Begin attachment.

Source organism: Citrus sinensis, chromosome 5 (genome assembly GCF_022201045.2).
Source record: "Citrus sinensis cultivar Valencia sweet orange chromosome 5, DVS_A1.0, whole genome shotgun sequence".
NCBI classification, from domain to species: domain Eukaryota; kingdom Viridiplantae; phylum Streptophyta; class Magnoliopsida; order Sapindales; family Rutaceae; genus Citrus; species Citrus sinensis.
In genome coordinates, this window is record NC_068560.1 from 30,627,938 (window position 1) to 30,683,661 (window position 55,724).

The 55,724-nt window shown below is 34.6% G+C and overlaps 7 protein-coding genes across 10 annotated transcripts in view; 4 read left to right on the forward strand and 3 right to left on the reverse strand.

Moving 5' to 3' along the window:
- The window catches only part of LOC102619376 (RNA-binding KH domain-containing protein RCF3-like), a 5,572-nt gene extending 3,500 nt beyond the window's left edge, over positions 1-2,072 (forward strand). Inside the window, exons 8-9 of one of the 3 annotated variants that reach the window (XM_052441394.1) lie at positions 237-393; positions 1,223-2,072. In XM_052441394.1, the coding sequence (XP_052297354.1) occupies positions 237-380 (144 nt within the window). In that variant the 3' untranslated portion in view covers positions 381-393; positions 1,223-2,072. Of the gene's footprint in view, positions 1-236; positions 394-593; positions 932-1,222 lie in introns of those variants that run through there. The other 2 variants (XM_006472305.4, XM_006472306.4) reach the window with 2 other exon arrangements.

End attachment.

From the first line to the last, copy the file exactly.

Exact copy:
Source organism: Citrus sinensis, chromosome 5 (genome assembly GCF_022201045.2).
Source record: "Citrus sinensis cultivar Valencia sweet orange chromosome 5, DVS_A1.0, whole genome shotgun sequence".
NCBI classification, from domain to species: domain Eukaryota; kingdom Viridiplantae; phylum Streptophyta; class Magnoliopsida; order Sapindales; family Rutaceae; genus Citrus; species Citrus sinensis.
In genome coordinates, this window is record NC_068560.1 from 30,627,938 (window position 1) to 30,683,661 (window position 55,724).

The 55,724-nt window shown below is 34.6% G+C and overlaps 7 protein-coding genes across 10 annotated transcripts in view; 4 read left to right on the forward strand and 3 right to left on the reverse strand.

Moving 5' to 3' along the window:
- The window catches only part of LOC102619376 (RNA-binding KH domain-containing protein RCF3-like), a 5,572-nt gene extending 3,500 nt beyond the window's left edge, over positions 1-2,072 (forward strand). Inside the window, exons 8-9 of one of the 3 annotated variants that reach the window (XM_052441394.1) lie at positions 237-393; positions 1,223-2,072. In XM_052441394.1, the coding sequence (XP_052297354.1) occupies positions 237-380 (144 nt within the window). In that variant the 3' untranslated portion in view covers positions 381-393; positions 1,223-2,072. Of the gene's footprint in view, positions 1-236; positions 394-593; positions 932-1,222 lie in introns of those variants that run through there. The other 2 variants (XM_006472305.4, XM_006472306.4) reach the window with 2 other exon arrangements.